A sermon for 2 Advent and the baptism of Paige Carrie Neils. These are the readings appointed for the day:
This is the story of a stump. Before we get to the story, we should clarify that stumps are not just tiny trees. Stumps are dead trees. That is, stumps are trees that have no hope of standing tall or branching out or becoming homes for birds. This is not to disparage stumps, which are fine for other things, like sitting on and fishing from. Stumps are lovely things for high school sweethearts to engrave with their initials, cupid’s arrow sketched between them. (Awwww.) Beyond this, though, stumps don’t hope for more. What can be is only what already is. Stumps are the ultimate realists.
And there might be a kind of admirable, zen-like contentment in the practical resignation of stumps, except that most stumps didn’t get there by themselves. Stumps don’t stump themselves. Most stumps are made into stumps by outside forces, like lightening, forest fires, and lumberjacks. To be a stump is to have had your dreams to stand tall and branch out and become homes for birds cut short from the outside. There is grief to being a stump. And probably other emotions, too. Self-pity, maybe, if you let it. Resentment, possibly, also, along the way. Justified anger. To be a stump is to be at the end of reasonable hope not because you are jaded or cynical, but because even good stumps don’t grow tall. Don’t branch out. Don’t become homes for birds. Stumps grieve not because they don’t have faith but because what they had faith in appears to have failed them.
But sometimes even hopeless stumps are unexpectedly found by hope. A stump with a shoot and a green leaf on top. A branch coming out of the root, a sharer of the same life as the once proud tree. This is the story of one such stump.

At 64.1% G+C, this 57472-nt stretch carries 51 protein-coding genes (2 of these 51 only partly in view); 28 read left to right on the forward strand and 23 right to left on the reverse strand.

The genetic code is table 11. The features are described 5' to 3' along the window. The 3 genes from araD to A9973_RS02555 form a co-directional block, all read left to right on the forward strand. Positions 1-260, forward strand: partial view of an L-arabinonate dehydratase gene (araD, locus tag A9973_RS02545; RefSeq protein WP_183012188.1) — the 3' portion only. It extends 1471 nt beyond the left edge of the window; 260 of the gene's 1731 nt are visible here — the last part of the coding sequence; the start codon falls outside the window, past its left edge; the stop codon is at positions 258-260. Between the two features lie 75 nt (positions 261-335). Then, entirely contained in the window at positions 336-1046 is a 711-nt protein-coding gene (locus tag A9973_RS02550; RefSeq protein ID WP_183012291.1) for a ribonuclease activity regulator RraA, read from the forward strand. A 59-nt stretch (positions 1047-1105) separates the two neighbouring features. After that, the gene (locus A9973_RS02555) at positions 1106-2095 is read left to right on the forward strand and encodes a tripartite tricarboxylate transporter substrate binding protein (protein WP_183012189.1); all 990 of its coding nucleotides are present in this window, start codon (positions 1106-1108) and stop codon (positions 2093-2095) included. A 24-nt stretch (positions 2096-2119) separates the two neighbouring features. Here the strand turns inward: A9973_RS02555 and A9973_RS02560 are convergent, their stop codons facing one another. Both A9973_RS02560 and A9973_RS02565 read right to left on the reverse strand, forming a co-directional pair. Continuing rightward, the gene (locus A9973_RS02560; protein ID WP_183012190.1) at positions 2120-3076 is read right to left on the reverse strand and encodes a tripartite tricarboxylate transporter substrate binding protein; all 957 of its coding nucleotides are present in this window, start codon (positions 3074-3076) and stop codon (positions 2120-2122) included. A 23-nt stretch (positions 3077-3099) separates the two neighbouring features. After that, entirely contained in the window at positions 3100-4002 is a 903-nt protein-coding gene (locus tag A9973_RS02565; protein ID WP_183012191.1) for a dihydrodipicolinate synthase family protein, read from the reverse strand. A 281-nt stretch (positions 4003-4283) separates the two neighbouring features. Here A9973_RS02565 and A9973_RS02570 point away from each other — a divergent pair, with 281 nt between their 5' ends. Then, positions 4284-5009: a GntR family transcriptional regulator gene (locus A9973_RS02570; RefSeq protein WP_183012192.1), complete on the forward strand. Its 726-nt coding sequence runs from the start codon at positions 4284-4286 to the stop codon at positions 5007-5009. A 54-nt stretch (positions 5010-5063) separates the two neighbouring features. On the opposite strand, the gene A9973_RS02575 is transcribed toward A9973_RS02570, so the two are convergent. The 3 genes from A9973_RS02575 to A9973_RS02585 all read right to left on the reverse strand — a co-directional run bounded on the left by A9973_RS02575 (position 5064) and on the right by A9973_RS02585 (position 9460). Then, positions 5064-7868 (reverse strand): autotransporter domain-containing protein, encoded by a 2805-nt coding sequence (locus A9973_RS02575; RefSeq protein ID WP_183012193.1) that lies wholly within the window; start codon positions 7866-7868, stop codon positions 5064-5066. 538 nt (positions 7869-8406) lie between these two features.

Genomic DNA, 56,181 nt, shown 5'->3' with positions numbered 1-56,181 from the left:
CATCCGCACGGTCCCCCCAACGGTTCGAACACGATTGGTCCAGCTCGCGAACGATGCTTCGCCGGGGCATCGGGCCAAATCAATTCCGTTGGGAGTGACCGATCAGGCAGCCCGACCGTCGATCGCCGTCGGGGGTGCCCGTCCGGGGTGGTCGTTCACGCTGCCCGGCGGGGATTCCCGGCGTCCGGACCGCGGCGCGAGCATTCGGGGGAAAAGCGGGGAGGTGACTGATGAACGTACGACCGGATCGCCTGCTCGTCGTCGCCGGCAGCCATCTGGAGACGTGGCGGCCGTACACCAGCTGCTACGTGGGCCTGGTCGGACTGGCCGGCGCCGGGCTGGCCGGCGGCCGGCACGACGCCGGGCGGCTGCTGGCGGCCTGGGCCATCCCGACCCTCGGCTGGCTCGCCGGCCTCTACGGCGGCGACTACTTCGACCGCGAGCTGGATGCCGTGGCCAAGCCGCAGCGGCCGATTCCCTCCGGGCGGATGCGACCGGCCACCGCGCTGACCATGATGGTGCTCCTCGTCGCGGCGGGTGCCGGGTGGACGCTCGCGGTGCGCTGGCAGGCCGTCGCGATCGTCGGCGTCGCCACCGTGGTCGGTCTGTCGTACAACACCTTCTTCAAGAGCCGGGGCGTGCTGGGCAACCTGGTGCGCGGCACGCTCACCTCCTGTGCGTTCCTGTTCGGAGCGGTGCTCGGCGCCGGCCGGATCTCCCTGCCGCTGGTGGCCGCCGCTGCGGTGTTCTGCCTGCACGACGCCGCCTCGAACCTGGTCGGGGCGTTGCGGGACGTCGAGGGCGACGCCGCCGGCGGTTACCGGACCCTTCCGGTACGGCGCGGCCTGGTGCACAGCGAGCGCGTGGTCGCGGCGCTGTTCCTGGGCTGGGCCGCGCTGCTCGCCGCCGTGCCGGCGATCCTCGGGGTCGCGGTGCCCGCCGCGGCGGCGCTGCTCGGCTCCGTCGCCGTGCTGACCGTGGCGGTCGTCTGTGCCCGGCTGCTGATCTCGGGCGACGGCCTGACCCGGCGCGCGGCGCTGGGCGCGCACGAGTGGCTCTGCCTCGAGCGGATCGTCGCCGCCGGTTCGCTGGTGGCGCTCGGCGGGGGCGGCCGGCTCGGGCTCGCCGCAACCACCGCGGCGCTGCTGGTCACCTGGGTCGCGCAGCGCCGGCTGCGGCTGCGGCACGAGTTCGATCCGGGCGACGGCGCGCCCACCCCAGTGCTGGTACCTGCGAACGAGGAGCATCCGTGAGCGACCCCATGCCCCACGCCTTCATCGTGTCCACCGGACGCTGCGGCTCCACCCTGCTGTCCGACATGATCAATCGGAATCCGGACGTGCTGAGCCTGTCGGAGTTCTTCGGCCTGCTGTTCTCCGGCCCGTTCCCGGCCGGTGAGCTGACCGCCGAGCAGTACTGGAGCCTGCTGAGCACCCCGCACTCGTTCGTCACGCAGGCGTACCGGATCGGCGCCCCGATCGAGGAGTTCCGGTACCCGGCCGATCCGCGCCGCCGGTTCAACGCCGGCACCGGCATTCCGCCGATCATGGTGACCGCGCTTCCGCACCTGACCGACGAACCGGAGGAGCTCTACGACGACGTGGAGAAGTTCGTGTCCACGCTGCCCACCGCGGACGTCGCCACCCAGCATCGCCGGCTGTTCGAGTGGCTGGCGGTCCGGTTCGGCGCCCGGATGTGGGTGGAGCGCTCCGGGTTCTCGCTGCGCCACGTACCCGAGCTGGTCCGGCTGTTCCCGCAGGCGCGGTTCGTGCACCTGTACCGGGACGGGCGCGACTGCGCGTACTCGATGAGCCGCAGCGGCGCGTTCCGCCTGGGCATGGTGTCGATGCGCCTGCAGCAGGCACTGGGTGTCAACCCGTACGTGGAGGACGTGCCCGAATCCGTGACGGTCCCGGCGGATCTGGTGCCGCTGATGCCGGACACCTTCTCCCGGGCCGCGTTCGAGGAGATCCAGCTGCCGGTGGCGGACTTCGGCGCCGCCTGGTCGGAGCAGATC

The stump’s name was Israel. And the shoot’s name was Emmanuel, “God with us.”
The stump was a kingdom of people whose identity had been forged through God’s deliverance of the people, out of slavery in Egypt. It was in that escape that Israel first discovered the new possibilities of God. As Egypt’s armies closed in from the one side and the waters of the sea blocked the people from the other side, Moses raised his staff, God parted the waters, and the people walked across on dry land. Where there had been no way, God made a way. The people walked across on dry land.
That young sapling, safely delivered from Egypt, wandered through the wilderness and eventually entered the land of promise. It took some time to get there and, by the time it did, Israel was a strong, mature tree. Strong and mature enough to want some independence, as both parent and child can appreciate. (My seven year old daughter is already practicing her eye rolls, but she tells us it’s just practice.) So God granted Israel’s request for a monarch, and the kingdom was official. But only a few generations later one kingdom had become two kingdoms and some generations after that, one of the kingdoms was conquered by outside armies, erased from the unforgiving map of history. Some generations after that, the Babylonians sent Israel into exile, took Israel’s promised land, and desecrated the holy places that had served to reconnect the people of Israel to the story of their deliverance and the God of new possibilities. After the exile, the new possibility - the promised land - to which Israel had once thought God was delivering them was no more. Israel was undone, cut down, overrun with grief. Israel was a stump of a once proud tree. And you’ll remember that stumps grieve not because they don’t have faith but because what they had faith in appears to have let them down. Most all of us have been there, I think. It is an agonizing place to be.
In the midst of this grief, this exile, Isaiah prophesies the twig and green leaf. I bet people laughed, if they weren’t too insulted, if they weren't just to angry. But Isaiah was insistent: where there was no way, God was making a way, the branch from the root, a new thing, a sharer in the same life of once proud tree. “The spirit of the Lord shall rest on him, the spirit of wisdom and understanding, the spirit of counsel and might, the spirit of knowledge and the fear of the Lord.”